Stanford University scientists have created the thinnest, most efficient absorber of visible light on record.
The nanosized structure, thousands of times thinner than an ordinary sheet of paper, could lower the cost and improve the efficiency of solar cells, according to the scientists. Their results are published in the current online edition of the journal Nano Letters.
“Achieving complete absorption of visible light with a minimal amount of material is highly desirable for many applications, including solar energy conversion to fuel and electricity,” said Stacey Bent, a professor of chemical engineering at Stanford and co-author of the study. “Our results show that it is possible for an extremely thin layer of material to absorb almost 100 percent of incident light of a specific wavelength.”
Thinner solar cells require less material and therefore cost less. The challenge for researchers is to reduce the thickness of the cell without compromising its ability to absorb and convert sunlight into clean energy.
For the study, the Stanford team created thin wafers dotted with trillions of round particles of gold. Each gold nanodot was about 14 nanometers tall and 17 nanometers wide.
An ideal solar cell would be able to absorb the entire visible light spectrum, from violet light waves 400 nanometers long to red waves 700 nanometers in length, as well as invisible ultraviolet and infrared light. In the experiment,Hagglund and his colleagues were able to tune the gold nanodots to absorb only visible, reddish-orange light waves about 600 nanometers long.
“Much like a guitar string, which has a resonance frequency that changes when you tune it, metal particles have a resonance frequency that can be fine-tuned to absorb a particular wavelength of light,” said postdoctoral scholar CarlHagglund, lead author of the study. “We tuned the optical properties of our system to maximize the light absorption.”
The gold nanodot-filled wafers were fabricated at a nearby Hitachi facility using a technique called block-copolymer lithography. Each wafer contained about 520 billion nanodots per square inch. Under the microscope, the hexagonal array of particles was reminiscent of a honeycomb.
Hagglund’s team added a thin-film coating on top of the wafers using a process called atomic layer deposition. “It’s a very attractive technique, because you can coat the particles uniformly and control the thickness of the film down to the atomic level, “ he said. “That allowed us to tune the system simply by changing the thickness of the coating around the dots. People have built arrays like this, but they haven’t tuned them to the optimal conditions for light absorption. That’s one novel aspect of our work.”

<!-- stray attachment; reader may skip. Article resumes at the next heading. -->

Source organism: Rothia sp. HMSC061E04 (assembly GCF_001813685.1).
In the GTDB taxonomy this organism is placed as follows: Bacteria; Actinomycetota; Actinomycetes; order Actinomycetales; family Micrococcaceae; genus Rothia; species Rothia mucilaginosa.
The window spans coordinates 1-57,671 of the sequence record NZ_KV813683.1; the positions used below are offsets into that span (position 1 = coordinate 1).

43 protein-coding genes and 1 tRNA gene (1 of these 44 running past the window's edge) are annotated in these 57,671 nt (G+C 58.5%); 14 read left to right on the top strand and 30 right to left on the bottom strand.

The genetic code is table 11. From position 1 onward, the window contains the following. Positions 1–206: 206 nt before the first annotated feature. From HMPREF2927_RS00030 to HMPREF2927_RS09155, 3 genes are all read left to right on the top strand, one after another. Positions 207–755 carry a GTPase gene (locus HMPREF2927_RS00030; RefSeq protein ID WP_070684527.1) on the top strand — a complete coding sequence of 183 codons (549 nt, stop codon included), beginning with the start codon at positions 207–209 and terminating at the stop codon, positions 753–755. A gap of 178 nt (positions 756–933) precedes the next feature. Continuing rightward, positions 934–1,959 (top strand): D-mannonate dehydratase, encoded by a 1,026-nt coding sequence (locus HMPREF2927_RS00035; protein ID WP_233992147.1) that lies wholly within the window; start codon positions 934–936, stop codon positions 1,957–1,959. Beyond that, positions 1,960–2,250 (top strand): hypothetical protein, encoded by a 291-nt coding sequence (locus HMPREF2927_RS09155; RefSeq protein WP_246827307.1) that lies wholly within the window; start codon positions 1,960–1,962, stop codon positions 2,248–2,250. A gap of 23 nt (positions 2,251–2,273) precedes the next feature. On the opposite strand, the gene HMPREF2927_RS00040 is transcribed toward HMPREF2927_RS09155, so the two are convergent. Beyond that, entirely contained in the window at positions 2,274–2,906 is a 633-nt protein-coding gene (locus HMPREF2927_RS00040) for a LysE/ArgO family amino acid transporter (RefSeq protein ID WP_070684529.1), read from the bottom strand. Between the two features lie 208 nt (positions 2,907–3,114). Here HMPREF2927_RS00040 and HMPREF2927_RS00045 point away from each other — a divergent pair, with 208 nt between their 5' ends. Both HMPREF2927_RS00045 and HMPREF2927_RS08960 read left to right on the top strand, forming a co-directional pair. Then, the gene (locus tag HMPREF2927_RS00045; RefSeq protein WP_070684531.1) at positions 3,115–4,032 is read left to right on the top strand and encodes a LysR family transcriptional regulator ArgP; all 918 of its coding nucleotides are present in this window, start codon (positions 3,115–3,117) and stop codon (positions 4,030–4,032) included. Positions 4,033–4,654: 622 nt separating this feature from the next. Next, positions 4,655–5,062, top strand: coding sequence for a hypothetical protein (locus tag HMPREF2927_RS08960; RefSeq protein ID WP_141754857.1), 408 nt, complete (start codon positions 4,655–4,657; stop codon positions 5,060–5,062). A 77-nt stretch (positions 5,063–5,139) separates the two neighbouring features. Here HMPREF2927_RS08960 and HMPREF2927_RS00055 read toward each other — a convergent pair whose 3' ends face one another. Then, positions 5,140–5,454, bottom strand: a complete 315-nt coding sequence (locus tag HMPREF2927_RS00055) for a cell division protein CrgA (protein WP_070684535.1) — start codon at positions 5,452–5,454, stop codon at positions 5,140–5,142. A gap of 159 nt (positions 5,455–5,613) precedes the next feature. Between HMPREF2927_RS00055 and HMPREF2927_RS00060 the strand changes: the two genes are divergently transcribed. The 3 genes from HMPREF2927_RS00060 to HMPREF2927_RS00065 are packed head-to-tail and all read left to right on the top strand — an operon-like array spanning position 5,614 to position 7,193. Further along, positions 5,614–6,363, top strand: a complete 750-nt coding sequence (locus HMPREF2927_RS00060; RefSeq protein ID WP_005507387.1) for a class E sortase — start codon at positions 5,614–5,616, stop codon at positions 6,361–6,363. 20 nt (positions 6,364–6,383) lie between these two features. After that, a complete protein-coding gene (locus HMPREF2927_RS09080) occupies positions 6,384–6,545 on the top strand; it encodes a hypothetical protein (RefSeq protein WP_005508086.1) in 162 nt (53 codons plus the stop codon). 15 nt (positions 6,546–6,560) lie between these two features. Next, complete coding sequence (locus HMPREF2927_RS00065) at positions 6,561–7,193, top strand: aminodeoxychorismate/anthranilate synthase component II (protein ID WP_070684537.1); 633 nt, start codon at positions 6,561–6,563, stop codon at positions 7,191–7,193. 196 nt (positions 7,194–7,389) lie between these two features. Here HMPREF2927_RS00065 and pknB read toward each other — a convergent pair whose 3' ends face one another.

The results were record setting. “The coated wafers absorbed 99 percent of the reddish-orange light,” Hagglund said. “We also achieved 93 percent absorption in the gold nanodots themselves. The volume of each dot is equivalent to a layer of gold just 1.6 nanometers thick, making it the thinnest absorber of visible light on record – about 1,000 times thinner than commercially available thin film solar cell absorbers.”
The previous record-holder required an absorber layer three times thicker to reach total light absorption, he added. “So we’ve substantially pushed the limits of what can be achieved for light harvesting by optimizing these ultrathin, nanoengineered systems,” Hagglund said.
Solar cell applications
The next step for the Stanford team is to demonstrate that visible light waves can actually be converted into useful forms of energy. “We are now looking at building structures using ultrathin semiconductor materials that can absorb sunlight,” said Bent, co-director of the Stanford Center on Nanostructuring for Efficient Energy Conversion (CNEEC). “These prototypes will then be tested to see how efficiently we can achieve solar energy conversion.”
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